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Posted on June 20, 2022 at 4:32 PM by Ken Kocher
Legend has it that Farmer’s Hardware was established in 1836 and is one of the oldest, if not the oldest, hardware stores in the United States. There may be some poetic license here. Yes, W.M. Burnett, touted as the originator of the hardware store, was in business in the early 1800s, possibly in 1836. However, newspaper ads from the 1840s and 1850s describe his trade as a saddlery selling harnesses, saddles, bridles, etc. as well as trunks and carpet bags. However, by the time of the 1869 fire, Burnett was listed as a hardware dealer. At his death in 1871, the establishment was known as Burnett & Co. and would continue as such until 1877 when the company was dissolved and continued by P.V. Carbine though it appears that Carbine was running the business as of 1872.
Philip Valentine Carbine, an immigrant from Wales, was Burnett’s son-in-law having married Hattie Burnett in 1867. Carbine initially ran the store from a portion of Atkinson’s block at the corner of Main and Jefferson (then Railroad Street). In mid-1880, Carbine began the construction of a new building to house his enterprise. It was a two-story brick building; the only brick building on the block. Brick construction was cold comfort in March of 1881, less than a year after completion of the building, when fire consumed this entire block of Railroad (Jefferson) Street. Carbine’s building was partially credited with keeping the fire from jumping to the block facing Main Street, but the building was left as a shell.
Carbine’s misfortune is a bit of luck for us as his contract with Daniel Towns for restoration work after the fire survives. One clause states that the work “will be as near like the first job that was contracted as far as can be made” indicating that Towns was the original builder. The original storefront is also described: “There will be 2 long show windows on ground floor in front of room C heads… One door frame with C head transom…” Like many of Madison’s storefronts, the Carbine building had a store front of arched openings later replaced by large openings of plate glass. (View the contract here, courtesy of the Morgan County Archives)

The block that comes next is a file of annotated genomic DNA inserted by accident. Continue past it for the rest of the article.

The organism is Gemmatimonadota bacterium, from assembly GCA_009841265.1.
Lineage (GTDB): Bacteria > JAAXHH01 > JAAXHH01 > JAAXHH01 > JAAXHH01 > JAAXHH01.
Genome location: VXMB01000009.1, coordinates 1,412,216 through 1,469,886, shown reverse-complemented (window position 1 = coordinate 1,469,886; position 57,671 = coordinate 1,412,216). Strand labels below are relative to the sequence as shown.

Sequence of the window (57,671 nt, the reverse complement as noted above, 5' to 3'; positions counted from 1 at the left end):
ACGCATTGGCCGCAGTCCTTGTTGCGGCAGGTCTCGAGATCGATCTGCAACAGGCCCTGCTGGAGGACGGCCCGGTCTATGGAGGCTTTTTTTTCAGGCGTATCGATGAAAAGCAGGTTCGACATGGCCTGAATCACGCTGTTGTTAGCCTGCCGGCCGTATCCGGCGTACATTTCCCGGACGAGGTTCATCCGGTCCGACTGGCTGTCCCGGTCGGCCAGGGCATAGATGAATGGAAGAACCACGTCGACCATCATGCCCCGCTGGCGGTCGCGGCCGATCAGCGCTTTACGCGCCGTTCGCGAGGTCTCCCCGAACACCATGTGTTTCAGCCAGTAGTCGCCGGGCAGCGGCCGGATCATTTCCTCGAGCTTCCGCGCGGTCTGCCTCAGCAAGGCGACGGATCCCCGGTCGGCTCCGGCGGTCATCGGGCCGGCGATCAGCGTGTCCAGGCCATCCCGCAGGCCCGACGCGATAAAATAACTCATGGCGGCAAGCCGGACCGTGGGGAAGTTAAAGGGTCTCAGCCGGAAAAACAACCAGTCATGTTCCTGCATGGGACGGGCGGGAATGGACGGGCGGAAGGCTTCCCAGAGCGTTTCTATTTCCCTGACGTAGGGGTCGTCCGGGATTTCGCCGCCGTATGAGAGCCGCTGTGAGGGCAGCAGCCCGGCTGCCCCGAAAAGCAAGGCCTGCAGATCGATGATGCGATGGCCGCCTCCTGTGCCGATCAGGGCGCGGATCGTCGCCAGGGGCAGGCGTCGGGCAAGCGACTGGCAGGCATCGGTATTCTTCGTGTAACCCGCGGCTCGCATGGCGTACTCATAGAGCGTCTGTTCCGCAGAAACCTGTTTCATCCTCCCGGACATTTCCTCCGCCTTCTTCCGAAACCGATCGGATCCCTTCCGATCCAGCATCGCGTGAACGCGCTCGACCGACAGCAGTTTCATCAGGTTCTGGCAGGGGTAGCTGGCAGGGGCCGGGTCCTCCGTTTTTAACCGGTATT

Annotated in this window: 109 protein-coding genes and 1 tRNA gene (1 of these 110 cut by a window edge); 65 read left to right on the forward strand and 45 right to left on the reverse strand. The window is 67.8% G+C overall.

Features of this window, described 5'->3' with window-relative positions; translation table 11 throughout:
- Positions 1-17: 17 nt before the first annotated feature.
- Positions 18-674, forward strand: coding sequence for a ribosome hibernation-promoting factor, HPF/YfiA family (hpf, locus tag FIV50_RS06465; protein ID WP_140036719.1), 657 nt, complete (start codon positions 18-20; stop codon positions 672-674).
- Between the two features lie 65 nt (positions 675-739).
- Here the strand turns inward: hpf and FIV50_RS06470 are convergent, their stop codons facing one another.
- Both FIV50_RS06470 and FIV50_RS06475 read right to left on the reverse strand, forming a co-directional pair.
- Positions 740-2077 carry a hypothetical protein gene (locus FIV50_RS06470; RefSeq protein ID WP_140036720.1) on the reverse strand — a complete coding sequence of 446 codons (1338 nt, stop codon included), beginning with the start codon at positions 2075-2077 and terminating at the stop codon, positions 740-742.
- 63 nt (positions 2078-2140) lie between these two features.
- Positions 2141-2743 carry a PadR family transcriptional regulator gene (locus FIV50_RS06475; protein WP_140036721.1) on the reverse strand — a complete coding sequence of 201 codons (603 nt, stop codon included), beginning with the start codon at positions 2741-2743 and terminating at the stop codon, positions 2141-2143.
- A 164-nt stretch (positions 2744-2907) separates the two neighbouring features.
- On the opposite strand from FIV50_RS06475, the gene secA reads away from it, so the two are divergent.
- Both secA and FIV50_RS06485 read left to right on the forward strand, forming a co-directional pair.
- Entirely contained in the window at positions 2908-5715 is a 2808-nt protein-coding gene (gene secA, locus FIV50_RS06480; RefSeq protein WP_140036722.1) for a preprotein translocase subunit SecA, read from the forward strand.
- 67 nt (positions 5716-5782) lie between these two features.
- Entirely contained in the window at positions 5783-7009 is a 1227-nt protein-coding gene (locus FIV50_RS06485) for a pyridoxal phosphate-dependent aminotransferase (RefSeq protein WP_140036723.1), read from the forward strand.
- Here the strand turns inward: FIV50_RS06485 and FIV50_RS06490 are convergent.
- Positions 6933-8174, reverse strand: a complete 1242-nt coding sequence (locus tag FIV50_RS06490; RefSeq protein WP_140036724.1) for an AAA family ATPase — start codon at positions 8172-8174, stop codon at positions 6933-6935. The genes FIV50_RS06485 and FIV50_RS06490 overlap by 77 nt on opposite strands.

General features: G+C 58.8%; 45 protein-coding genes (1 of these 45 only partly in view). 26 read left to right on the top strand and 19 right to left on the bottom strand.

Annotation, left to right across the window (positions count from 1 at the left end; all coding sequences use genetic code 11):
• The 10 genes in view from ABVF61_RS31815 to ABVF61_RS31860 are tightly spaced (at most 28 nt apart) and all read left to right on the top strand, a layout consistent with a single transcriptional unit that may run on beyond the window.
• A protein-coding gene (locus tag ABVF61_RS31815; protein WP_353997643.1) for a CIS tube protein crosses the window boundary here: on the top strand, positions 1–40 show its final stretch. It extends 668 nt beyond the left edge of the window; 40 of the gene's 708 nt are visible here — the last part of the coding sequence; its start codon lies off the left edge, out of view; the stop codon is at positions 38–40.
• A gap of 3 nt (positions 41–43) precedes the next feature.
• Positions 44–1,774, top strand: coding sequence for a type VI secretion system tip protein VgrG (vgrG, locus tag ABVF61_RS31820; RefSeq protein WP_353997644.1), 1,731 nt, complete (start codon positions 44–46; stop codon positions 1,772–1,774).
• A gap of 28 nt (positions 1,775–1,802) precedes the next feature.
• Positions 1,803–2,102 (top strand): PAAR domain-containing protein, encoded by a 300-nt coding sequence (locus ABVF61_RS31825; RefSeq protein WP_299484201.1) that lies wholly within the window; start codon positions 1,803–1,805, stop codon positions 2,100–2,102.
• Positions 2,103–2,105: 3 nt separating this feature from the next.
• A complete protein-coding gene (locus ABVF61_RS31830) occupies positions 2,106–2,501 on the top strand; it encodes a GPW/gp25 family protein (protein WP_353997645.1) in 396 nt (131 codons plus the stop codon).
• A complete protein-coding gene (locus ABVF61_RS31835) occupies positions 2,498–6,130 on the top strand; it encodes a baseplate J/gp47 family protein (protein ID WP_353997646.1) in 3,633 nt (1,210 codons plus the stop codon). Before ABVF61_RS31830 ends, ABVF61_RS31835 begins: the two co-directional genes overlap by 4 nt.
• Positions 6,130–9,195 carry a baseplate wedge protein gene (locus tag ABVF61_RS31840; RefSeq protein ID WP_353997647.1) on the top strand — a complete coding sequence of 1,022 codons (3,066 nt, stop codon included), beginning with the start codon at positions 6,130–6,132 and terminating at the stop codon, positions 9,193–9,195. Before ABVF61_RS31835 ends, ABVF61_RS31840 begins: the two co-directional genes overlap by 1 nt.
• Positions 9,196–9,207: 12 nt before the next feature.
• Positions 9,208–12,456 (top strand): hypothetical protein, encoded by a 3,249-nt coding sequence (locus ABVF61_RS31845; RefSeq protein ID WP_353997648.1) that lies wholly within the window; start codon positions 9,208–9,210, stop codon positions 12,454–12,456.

Another interesting feature was that there were no windows on the First Street side of the building (three were added in 2002). The only openings on this side were wide doorways on each floor. The lack of windows on the first floor is explained by the 60 feet of six foot tall shelving on the side walls as outlined in the Towns contract. The upper floor arrangement is explained by a line in an 1884 ad: “In addition to my hardware store, I carry on the second floor of my capacious building, a fine assortment of wagons and buggies, which I have at prices that baffle the competition!” A swing arm for a block and tackle to raise and lower wagons and buggies to and from the second floor remains in place today. Later that same year, Carbine built “a wagon shed next to the Hough brick store.” This would be a portion of the parking lot adjacent to In High Cotton. No doubt this allowed him to expand his inventory and, of course, was a bit more convenient for rotating stock.
Left: east side prior to added windows - Center: swing arm for lifting buggies to the second floor - Right 1885 Sanborn Fire Insurance map
Through the 1880s, 1890s, and into the new century, P.V. Carbine, “The Old Reliable,” provided Madison “A full line of heavy and shelf hardware, wagon material, and in fact everything kept by a first-class hardware store.” He boasted having “Anything from a knitting needle to a 2-horse wagon.” He added the Etheridge “B” sewing machine to his offerings in 1901. Yet, Carbine was evidently falling into financial straits at the turn of the century. In April of 1903, during bankruptcy proceedings, a federal judge ordered P.V. Carbine’s stock of hardware to be sold for $5,700 covering about one third of the claims against him. The silver lining was that the stock was sold to the Carbine Hardware Co. which had been chartered the month before. The incorporators of the company were P.V and W.L. Carbine, S.A. Turnell, F.W. Brobston, and G.W. Holmes.
The new company soon made improvements remodeling the store and bringing it “up to date in its arrangement and appointments.” A couple of years later, the company “completed some very attractive and very useful improvements to the interior of their store.” They added shelving, lockers, and rolling ladders. Then, in 1907, John L. Moore called a meeting of the stockholders and bought the Carbine Hardware Company renaming it Farmer’s Hardware Company. Thus, beginning a new era which we will visit in a future blog.
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